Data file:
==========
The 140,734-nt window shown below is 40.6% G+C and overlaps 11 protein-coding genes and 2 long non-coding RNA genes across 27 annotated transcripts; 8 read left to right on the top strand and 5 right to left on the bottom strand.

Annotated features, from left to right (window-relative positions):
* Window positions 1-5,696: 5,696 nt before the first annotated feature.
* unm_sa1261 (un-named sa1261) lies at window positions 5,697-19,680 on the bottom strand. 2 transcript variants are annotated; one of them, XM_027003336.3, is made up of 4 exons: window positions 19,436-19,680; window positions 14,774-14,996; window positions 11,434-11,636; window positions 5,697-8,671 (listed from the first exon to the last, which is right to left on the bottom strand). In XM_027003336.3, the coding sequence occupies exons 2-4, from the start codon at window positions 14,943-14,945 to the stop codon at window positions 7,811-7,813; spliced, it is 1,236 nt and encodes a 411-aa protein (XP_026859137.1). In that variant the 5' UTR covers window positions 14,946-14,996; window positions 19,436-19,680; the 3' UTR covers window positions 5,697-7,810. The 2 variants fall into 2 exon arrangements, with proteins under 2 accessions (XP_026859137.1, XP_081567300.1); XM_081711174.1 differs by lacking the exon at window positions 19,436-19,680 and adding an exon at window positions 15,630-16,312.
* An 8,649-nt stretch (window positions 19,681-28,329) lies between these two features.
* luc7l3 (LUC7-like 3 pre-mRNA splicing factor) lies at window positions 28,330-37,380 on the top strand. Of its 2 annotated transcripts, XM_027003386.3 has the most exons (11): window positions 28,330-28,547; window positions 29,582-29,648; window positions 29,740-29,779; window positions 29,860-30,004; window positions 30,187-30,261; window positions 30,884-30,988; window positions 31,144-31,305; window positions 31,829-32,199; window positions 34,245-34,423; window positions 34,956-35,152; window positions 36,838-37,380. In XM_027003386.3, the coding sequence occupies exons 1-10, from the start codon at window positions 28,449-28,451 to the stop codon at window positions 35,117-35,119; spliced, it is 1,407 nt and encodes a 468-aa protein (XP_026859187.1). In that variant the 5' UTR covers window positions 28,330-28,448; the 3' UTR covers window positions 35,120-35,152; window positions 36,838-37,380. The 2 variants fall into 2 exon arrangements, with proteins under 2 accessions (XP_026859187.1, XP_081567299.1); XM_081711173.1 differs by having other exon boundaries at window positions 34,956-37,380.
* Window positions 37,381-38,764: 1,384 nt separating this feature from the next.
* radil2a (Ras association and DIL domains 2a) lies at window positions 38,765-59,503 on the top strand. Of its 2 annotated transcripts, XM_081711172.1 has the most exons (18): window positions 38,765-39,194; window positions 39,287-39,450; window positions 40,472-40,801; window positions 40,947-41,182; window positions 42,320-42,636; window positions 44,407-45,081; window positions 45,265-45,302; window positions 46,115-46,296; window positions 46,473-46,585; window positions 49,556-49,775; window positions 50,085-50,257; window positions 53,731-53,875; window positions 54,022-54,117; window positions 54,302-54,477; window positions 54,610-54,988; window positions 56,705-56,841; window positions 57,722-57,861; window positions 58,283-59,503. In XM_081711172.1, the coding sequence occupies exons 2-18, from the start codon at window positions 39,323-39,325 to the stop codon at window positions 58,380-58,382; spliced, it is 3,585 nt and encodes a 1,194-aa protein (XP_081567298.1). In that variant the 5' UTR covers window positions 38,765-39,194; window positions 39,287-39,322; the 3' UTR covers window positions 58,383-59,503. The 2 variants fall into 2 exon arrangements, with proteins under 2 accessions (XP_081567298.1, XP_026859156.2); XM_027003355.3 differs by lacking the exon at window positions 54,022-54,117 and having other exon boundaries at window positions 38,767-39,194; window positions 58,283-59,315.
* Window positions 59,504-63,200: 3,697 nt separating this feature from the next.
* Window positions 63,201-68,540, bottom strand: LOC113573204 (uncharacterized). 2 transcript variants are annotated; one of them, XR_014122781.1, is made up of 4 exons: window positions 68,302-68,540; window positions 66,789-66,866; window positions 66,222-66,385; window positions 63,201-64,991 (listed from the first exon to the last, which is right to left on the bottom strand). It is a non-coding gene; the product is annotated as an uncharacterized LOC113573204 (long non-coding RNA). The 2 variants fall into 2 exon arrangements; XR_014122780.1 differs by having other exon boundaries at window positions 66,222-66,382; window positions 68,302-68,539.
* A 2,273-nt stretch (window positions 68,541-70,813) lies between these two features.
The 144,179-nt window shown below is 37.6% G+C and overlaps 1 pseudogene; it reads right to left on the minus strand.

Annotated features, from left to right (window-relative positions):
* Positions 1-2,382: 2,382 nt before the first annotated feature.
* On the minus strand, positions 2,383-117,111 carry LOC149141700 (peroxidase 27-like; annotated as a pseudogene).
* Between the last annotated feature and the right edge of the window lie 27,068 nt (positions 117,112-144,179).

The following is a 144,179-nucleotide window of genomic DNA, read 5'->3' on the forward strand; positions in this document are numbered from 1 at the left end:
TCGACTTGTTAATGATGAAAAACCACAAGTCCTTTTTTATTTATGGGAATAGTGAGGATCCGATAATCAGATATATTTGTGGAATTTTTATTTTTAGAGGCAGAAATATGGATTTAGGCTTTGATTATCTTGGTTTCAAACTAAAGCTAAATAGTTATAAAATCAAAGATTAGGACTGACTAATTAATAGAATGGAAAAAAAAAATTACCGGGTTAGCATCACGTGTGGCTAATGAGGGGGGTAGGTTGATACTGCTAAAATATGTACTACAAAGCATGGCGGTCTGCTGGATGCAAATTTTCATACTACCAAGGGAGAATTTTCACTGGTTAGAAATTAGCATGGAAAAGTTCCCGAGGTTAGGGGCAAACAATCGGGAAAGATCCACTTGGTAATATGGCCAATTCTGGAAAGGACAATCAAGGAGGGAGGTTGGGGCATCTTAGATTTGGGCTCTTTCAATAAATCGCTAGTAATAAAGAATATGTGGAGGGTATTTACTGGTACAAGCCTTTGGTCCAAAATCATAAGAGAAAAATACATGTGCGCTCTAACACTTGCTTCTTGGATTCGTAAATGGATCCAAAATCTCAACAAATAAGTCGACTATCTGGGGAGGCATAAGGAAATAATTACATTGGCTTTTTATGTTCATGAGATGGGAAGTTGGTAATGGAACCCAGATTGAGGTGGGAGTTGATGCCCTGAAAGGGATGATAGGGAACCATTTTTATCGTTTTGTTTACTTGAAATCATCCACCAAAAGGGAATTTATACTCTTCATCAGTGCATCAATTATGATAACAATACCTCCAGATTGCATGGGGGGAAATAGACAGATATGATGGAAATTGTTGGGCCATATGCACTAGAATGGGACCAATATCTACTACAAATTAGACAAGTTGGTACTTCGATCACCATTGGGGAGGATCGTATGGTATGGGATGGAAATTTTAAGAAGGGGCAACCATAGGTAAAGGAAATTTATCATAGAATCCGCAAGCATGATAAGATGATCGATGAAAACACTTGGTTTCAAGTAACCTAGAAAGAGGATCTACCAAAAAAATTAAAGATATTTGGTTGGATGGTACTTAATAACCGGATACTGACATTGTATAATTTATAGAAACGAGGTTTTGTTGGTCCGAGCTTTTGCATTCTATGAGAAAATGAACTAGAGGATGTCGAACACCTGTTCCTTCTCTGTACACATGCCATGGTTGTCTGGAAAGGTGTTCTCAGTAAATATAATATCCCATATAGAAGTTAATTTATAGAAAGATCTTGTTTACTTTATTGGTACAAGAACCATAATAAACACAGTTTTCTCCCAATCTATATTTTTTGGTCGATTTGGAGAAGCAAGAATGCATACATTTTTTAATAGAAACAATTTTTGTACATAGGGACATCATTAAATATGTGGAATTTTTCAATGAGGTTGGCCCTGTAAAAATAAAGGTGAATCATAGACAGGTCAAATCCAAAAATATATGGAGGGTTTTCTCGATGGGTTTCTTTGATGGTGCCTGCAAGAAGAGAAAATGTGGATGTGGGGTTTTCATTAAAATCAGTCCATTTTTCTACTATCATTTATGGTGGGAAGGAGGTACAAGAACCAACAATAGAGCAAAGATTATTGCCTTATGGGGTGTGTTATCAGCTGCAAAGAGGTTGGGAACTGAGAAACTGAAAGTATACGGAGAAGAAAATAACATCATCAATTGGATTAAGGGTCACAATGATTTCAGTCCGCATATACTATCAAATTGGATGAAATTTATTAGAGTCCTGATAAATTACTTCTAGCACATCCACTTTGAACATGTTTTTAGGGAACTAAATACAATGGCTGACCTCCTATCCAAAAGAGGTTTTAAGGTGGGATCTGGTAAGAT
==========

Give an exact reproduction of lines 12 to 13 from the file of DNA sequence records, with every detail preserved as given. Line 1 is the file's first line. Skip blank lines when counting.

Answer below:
The 144,179-nt window shown below is 37.6% G+C and overlaps 1 pseudogene; it reads right to left on the minus strand.

Annotated features, from left to right (window-relative positions):